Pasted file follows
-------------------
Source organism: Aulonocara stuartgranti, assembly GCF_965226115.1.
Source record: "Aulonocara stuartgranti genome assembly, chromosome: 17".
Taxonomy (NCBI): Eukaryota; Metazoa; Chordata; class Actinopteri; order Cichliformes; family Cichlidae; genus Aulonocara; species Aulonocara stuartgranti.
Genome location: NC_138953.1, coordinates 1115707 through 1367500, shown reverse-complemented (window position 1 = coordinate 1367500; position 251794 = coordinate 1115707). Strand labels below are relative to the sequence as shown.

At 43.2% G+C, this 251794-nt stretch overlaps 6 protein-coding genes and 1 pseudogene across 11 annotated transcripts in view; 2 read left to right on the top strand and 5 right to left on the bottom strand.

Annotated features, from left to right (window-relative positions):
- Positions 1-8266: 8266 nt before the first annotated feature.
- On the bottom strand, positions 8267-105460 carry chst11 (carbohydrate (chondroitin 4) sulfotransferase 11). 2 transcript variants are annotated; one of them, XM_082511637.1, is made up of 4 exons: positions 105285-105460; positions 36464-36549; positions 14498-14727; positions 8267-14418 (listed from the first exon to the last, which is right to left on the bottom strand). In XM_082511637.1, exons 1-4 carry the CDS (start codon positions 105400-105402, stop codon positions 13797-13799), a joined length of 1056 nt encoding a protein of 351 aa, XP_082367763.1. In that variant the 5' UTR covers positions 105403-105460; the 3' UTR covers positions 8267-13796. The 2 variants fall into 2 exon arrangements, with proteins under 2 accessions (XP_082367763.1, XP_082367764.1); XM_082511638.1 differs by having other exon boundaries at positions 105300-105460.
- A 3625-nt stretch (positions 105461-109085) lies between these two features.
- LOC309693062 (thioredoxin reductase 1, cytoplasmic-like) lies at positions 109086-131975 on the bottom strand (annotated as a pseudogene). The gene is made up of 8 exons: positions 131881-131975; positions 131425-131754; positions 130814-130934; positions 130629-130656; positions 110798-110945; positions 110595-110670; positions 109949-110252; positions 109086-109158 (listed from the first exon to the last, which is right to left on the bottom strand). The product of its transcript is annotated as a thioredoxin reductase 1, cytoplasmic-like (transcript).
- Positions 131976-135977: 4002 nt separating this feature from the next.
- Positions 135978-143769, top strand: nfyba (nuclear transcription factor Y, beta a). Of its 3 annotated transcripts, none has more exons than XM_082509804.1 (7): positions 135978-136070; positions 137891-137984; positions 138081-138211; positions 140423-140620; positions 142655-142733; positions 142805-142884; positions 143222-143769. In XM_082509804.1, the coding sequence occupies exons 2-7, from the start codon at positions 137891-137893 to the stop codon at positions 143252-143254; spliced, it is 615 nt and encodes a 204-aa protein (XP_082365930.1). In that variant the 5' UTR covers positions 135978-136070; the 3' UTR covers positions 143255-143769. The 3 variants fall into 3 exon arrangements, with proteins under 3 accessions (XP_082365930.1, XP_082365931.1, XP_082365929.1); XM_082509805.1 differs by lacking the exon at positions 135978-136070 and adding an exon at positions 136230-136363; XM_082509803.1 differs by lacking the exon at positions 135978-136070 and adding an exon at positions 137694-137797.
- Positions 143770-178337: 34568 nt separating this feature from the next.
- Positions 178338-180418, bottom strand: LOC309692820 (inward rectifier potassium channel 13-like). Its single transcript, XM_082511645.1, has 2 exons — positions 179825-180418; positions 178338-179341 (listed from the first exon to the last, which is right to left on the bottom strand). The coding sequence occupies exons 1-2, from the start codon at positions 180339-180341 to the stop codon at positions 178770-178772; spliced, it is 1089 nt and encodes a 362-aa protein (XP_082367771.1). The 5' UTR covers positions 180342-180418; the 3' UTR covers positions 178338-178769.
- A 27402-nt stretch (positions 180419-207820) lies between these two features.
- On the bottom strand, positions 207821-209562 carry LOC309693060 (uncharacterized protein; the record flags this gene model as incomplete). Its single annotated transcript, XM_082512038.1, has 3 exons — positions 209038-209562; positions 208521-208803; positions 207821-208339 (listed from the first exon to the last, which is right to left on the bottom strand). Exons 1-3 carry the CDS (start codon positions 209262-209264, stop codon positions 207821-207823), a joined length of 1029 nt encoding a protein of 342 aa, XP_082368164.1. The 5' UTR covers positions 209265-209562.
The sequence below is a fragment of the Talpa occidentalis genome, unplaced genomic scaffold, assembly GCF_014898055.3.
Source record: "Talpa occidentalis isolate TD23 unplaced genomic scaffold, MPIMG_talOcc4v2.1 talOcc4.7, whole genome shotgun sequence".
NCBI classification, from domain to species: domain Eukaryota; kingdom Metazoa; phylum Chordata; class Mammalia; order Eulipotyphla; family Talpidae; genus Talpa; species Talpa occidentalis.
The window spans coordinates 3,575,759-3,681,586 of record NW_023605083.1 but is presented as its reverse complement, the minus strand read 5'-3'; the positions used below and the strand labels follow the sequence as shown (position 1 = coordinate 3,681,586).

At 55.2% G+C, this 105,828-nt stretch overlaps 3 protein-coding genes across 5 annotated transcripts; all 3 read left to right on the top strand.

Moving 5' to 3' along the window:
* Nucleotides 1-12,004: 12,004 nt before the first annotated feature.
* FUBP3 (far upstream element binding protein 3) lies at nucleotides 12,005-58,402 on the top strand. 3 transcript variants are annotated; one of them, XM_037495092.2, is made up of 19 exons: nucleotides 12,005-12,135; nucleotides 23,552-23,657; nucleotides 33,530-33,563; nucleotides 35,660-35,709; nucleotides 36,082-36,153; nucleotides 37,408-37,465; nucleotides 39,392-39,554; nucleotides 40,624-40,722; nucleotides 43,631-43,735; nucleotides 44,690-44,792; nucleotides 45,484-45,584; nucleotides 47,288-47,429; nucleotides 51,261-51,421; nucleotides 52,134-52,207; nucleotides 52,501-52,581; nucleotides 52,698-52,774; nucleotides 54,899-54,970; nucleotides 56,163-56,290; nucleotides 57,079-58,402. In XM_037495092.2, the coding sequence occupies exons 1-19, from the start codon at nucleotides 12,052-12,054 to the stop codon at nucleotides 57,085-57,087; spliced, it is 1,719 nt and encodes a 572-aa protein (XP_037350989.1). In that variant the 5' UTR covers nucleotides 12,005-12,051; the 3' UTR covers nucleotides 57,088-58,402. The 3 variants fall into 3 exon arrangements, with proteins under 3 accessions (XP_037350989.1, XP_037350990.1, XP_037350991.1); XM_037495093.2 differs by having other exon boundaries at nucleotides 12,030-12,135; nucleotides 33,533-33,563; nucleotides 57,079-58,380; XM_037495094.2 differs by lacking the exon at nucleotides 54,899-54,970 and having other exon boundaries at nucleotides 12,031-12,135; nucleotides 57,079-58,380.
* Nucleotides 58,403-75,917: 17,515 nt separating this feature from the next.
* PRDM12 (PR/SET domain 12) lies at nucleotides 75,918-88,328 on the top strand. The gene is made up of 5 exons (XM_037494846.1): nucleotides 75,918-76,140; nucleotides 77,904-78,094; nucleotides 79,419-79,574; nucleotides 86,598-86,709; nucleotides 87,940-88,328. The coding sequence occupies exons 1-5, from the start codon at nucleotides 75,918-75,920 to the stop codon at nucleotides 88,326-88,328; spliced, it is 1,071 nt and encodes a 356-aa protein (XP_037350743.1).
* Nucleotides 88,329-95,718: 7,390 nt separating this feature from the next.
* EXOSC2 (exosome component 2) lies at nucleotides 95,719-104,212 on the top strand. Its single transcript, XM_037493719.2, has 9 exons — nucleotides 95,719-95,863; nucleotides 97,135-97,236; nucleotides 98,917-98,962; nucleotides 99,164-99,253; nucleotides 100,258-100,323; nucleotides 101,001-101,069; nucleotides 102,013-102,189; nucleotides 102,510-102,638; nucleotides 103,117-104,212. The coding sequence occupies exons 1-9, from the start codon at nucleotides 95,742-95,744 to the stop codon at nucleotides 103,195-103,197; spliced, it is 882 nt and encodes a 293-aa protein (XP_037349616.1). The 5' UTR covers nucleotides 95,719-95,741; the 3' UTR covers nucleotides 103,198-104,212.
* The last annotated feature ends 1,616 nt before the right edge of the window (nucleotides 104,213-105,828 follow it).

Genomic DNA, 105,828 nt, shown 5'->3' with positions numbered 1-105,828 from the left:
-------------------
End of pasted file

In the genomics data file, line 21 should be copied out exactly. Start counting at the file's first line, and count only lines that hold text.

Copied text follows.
At 55.2% G+C, this 105,828-nt stretch overlaps 3 protein-coding genes across 5 annotated transcripts; all 3 read left to right on the top strand.